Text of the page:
Delaney courts Latino youth, embraces ‘clear and short path’ to citizenship

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John Delaney talks to Latino students at Montgomery College.

John Delaney talks to Latino students at Montgomery College.

By Glynis Kazanjian

Justice for Students poster boardSixth District Congressional candidate John Delaney met with a small, but influential constituency Monday night in Montgomery County.

At the Rockville campus of Montgomery College, where the Maryland Dream Act debate began, Delaney told the crowd of Latino students he strongly supported the federal Dream Act and a “clear and short path” to citizenship for the country’s undocumented population.

“I would like to be a voice for comprehensive immigration reform,” Delaney told members of a newly formed student immigrant advocacy group, Justice for Students in America. “Creating a path to citizenship for the 11 million [undocumented] has to be a national priority.”

Delaney’s campaign platform is based largely on job creation and protecting the middle class. He said comprehensive immigration reform would allow the U.S. to be more competitive in the global market place, and there was little evidence to back up the “myth” that immigrants take jobs from Americans.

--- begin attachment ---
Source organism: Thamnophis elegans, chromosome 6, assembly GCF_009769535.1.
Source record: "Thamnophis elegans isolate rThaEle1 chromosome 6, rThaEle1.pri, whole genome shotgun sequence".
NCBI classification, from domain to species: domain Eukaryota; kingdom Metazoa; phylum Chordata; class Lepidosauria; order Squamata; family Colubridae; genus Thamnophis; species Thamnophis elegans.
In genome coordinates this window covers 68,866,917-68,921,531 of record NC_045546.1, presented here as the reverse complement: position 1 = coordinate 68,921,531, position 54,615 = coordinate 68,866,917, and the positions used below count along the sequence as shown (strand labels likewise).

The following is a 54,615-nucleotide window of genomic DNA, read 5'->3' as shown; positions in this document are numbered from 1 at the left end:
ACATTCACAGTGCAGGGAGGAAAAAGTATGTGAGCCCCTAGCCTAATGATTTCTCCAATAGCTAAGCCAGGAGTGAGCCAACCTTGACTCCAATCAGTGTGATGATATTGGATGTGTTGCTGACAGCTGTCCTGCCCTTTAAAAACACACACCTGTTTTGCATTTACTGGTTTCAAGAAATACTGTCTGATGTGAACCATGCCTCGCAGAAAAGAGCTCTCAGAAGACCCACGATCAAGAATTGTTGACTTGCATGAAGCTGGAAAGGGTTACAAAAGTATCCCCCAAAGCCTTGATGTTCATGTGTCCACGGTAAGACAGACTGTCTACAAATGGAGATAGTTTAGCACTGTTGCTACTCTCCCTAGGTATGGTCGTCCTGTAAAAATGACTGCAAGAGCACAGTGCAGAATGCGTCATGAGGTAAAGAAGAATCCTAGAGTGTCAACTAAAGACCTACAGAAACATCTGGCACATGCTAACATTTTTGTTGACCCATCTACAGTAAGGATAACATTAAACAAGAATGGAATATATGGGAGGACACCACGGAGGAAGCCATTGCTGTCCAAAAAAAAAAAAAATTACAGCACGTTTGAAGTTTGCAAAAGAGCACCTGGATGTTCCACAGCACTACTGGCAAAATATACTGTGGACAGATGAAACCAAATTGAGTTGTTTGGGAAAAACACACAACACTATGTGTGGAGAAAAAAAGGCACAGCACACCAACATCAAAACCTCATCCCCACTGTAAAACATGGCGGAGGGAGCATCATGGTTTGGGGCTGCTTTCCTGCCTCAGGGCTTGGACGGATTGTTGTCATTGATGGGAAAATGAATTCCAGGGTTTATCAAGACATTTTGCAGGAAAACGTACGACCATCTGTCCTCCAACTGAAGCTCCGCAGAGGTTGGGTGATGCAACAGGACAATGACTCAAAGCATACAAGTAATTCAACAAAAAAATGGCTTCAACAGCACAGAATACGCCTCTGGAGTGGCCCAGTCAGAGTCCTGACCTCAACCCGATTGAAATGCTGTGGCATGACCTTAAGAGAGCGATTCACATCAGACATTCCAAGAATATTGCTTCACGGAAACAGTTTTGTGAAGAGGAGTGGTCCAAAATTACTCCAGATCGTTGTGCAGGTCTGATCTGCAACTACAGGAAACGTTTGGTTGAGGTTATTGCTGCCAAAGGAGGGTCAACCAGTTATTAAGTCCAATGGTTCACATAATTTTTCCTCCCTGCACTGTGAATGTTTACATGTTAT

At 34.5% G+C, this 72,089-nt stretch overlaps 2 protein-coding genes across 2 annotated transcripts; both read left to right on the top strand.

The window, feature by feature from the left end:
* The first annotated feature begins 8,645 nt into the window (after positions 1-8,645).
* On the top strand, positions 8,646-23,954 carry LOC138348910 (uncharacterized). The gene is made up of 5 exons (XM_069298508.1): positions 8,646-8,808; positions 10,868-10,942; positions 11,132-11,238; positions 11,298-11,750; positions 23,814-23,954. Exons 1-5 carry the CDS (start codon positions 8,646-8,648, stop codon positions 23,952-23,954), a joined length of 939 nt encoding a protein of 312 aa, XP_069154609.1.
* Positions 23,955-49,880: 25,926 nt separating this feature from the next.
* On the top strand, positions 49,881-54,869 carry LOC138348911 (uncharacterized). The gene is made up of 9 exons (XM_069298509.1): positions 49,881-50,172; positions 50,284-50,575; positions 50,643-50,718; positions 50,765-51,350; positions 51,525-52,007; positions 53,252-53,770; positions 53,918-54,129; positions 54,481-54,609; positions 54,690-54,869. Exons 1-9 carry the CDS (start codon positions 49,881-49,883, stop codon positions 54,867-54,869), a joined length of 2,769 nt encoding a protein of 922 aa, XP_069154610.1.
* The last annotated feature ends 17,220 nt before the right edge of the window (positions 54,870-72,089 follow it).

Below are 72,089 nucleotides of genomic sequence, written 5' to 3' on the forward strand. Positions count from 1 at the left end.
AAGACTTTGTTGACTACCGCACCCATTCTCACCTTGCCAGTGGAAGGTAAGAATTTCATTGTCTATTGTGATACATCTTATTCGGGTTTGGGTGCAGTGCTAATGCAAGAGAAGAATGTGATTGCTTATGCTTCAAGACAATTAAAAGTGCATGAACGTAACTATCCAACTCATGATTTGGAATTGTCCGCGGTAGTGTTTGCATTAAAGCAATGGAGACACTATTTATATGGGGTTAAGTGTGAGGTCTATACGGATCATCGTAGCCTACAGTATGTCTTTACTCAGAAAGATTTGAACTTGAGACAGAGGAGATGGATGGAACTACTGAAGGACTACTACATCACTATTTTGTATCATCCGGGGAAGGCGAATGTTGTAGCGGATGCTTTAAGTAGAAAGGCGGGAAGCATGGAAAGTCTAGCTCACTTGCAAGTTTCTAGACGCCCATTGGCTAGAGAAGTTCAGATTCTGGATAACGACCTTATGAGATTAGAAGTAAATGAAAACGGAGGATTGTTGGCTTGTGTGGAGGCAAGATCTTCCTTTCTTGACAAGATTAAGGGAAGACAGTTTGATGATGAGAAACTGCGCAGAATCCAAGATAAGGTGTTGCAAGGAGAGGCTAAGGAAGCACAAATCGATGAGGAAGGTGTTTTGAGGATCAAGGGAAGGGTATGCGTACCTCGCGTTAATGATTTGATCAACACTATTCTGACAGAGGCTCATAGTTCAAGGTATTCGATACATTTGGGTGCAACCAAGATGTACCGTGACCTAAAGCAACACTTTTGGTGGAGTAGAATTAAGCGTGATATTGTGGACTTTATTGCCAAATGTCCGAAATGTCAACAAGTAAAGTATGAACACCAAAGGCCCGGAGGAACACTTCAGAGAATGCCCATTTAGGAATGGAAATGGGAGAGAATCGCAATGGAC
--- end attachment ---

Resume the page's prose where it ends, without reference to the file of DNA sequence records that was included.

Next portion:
‘Immigrants create jobs’

“This notion that immigrants take jobs from Americans is just false,” Delaney said. “Immigrants create jobs in this country . . . One of the reasons we don’t have enough jobs is because we don’t have immigration reform.”

In response to a question about constituent priorities, Delaney said if was elected he would work to help his district keep companies already there and attract new businesses.

“Maryland is the third most dependent state on federal spending in the country,” Delaney said. “Maryland ranks 25th or 35th, depending upon the report, in private sector job creation. So we’re really not good at creating jobs that have nothing to do with the federal government. Everyone predicts federal spending will most certainly go down, and the jobs will go with it. We need to replace those jobs with jobs in the private sector.”

Delaney said he thought it was a tragedy that current immigration policy was not offering the same opportunities for work and a better life that his ancestors once had. He also fielded questions about Secure Communities, the federal program that allows local law enforcement to check immigration statuses.

“Secure Communities, which has been expanded by the president, is there to identify felons. There is evidence it works. The application is a little challenging . . . There’s a little bit of the Wild West going on.”

Delaney campaign manager Justin Schall told the crowd that the campaign would be working closely with Dream Act advocates and that Spanish speaking commercials would be coming out.

JSA is a new, national movement that formed earlier this year when 18-year-old Jorge Steven Acuna, an undocumented Montgomery College student, was arrested and nearly deported along with his parents. JSA spokesperson Francisco Cartagena, an undocumented college student, said JSA’s members speak for him because he can’t.

“My dream is up here,” Cartagena said while holding his hands above his head. “This is my home. I became an American. But I’ve had to live my life down here. You folks are my voice. I can’t vote even though I want to.”

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